Advertisement

X

In Newborn Mammals Nutrient-sensing Enzymes Key to Starvation Response and Survival

by Rukmani Krishna on  December 25, 2012 at 11:59 PM General Health News   - G J E 4
A -A +
A newborn mammal must survive the sudden loss of food supply from its mother, in the perilous hours immediately after birth. Newborns mount a metabolic response to ward off starvation until feeding occurs, under normal circumstances. This survival response involves a process of controlled breakdown of internal energetic sources known as autophagy. Although autophagy has been well documented, the key mechanistic regulators of autophagy in vivo have remained poorly understood.
 In Newborn Mammals Nutrient-sensing Enzymes Key to Starvation Response and Survival
In Newborn Mammals Nutrient-sensing Enzymes Key to Starvation Response and Survival

Whitehead Institute researchers have discovered that a family of nutrient-sensing enzymes, dubbed Rag GTPases, modulates the activity of the mTORC1 protein complex, whose inhibition is essential for autophagy and survival in newborns. The finding, reported this week in the journal Nature, emerges from the lab of Whitehead Member David Sabatini, whose earlier in vitro studies showed that mTORC1 (for "mechanistic target of rapamycin complex 1") senses the presence of vital amino acids via interactions with Rag GTPases.

To assess the impact of this Rag GTPase-mTORC1 relationship in mammals, the lab generated mice genetically altered to continually express an active form of the GTPase RagA and compared them with wild-type mice. In normal mice, RagA is activated in the presence of nutrients, and turns on the mTORC1 pathway, which regulates organismal growth in response to nutrient availability. If the mice are deprived of nutrients, RagA is switched off, deactivating mTORC1 and initiating autophagy to tide the animal over until the next feeding. However, in the altered mice, RagA's continuous activity keeps mTORC1 active, despite a dearth of available nutrients. Instead of mTORC1 triggering autophagy, the animals' metabolisms remain unchanged, resulting in nutritional crisis and death.

"What happens to a newborn animal with the RagA enzyme always on is pretty shocking," says Sabatini, who is also a professor of biology at MIT and a Howard Hughes Medical Institute (HHMI) investigator. "A normal neonate animal within an hour after birth responds to that condition, but one with its RagA stuck 'on' doesn't, and it dies. It basically has a huge energetic and nutritional crisis because it can't make the adaption."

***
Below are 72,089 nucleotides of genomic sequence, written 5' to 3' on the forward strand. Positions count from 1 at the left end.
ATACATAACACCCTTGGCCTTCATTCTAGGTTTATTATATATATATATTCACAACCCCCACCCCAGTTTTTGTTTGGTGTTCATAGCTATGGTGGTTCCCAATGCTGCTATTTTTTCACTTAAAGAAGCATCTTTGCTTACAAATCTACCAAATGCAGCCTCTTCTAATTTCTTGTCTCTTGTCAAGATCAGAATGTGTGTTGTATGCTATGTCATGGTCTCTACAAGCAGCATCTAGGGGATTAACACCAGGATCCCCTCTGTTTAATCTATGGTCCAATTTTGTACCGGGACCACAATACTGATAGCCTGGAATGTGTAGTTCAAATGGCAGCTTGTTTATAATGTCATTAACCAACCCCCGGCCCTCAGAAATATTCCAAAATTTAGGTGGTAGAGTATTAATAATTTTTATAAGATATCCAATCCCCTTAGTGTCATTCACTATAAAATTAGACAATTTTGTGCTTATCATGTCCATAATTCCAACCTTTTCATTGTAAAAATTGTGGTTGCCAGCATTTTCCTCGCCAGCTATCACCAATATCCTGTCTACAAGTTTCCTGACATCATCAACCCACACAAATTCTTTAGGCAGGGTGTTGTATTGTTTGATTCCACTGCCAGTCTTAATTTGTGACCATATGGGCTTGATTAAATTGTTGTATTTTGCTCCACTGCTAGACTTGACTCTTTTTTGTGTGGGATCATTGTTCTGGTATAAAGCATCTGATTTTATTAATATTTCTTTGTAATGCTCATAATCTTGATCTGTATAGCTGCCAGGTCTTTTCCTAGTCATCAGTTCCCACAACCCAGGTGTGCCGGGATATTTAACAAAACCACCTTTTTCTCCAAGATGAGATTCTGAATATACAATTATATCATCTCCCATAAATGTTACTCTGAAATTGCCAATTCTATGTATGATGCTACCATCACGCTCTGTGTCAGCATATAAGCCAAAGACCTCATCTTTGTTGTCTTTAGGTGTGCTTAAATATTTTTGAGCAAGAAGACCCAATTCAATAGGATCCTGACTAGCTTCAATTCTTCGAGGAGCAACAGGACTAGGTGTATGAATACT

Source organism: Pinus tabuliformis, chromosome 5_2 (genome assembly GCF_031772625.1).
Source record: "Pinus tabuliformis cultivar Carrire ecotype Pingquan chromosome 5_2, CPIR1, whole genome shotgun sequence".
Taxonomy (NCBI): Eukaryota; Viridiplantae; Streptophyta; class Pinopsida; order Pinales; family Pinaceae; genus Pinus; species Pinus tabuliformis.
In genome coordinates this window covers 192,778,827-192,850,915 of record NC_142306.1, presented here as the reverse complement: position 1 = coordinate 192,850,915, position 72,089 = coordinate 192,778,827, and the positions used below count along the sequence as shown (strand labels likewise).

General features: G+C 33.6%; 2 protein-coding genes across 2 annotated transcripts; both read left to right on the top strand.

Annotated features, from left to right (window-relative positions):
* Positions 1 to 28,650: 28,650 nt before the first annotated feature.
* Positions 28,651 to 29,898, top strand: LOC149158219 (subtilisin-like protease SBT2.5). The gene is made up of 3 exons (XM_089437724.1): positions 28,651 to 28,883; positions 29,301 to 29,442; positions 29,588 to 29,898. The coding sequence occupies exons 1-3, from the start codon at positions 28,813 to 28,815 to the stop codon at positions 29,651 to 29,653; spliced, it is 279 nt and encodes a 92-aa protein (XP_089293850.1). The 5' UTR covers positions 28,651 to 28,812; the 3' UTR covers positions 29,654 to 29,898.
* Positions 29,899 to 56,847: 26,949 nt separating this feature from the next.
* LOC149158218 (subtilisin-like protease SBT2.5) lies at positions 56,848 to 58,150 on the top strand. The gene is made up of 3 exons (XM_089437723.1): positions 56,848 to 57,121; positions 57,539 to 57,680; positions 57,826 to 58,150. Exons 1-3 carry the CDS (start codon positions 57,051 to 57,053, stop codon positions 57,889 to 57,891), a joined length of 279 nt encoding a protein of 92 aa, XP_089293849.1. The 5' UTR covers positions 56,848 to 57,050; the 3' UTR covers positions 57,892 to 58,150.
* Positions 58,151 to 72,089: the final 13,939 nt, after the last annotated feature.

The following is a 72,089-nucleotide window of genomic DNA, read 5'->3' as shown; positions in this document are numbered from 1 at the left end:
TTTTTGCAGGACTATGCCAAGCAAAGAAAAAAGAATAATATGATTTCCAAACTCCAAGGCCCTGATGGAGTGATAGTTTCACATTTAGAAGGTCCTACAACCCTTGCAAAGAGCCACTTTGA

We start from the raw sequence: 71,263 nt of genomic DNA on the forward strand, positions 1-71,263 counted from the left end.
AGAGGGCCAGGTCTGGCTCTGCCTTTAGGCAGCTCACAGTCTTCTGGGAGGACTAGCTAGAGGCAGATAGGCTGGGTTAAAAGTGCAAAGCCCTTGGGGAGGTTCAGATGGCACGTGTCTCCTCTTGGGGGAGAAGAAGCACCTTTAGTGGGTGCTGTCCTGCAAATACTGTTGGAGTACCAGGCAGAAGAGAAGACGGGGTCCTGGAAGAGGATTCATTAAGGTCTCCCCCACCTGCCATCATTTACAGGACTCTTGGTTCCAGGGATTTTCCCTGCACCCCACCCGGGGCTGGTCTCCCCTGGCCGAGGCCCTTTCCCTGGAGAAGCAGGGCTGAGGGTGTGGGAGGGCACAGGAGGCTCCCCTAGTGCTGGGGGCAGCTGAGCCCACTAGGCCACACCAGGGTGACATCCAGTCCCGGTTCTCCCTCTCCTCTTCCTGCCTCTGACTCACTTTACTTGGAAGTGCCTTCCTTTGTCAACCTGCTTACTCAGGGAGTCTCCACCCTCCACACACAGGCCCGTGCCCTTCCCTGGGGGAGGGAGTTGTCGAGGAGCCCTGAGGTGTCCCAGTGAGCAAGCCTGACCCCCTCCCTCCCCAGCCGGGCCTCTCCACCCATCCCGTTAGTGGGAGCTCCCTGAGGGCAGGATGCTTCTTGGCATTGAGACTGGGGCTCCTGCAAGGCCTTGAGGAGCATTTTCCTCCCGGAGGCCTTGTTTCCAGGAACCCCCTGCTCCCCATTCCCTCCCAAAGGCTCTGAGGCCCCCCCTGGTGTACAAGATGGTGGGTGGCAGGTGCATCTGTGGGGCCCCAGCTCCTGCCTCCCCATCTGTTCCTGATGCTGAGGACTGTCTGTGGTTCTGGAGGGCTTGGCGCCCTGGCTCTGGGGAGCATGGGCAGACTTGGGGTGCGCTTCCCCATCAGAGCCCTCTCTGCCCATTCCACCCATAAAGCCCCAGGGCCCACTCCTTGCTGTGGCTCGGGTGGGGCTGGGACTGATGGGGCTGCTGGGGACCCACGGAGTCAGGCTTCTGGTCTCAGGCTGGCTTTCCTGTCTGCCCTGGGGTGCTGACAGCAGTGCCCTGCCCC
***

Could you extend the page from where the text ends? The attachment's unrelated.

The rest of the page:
These striking results stunned Alejo Efeyan, a postdoctoral researcher in the Sabatini lab, and first author of the Nature that describes this work.

"We were surprised that there was no inhibition of this pathway independent of RagA—that there is no backup system," says Efeyan. "And that RagA is a more global nutrient sensor that goes beyond its known function as an amino acid sensor."

RagA's role as an amino acid sensor had been established in cultured cells by the Sabatini lab. Yet when Efeyan compared nutrient levels in fasting newborn RagA-active mice with those of fasting pups with normal RagA, not only amino acids were reduced in RagA-active animals, also glucose levels were dangerously low. The animals were unable to "sense" either of these reductions, so autophagy failed to initiate in the RagA-active pups, which all died within hours of birth.

This newly identified function for RagA suggests much remains unknown about the cell biology of nutrient sensing, an area of research that Sabatini and his lab continue to investigate.

Post your Comments

Comments should be on the topic and should not be abusive. The editorial team reserves the right to review and moderate the comments posted on the site.
User Avatar
* Your comment can be maximum of 2500 characters
Notify me when reply is posted I agree to the terms and conditions

Ask an Expert

C
If you have a question about health related issues, you can now post it in our Ask An Expert section on our community website Medwonders.com and get answers from our panel of experts.

Most Popular News on Medindia

P
M
X

Ask an Expert

Ask an Expert+
s
After Peripheral Intervention, Lifestyle Changes ...
 After Peripheral Intervention, Lifestyle Changes Linked to Better Outcomes
S  New Light on Mechanisms of T-ALL Shed By Research
New Light on Mechanisms of T-ALL Shed By Research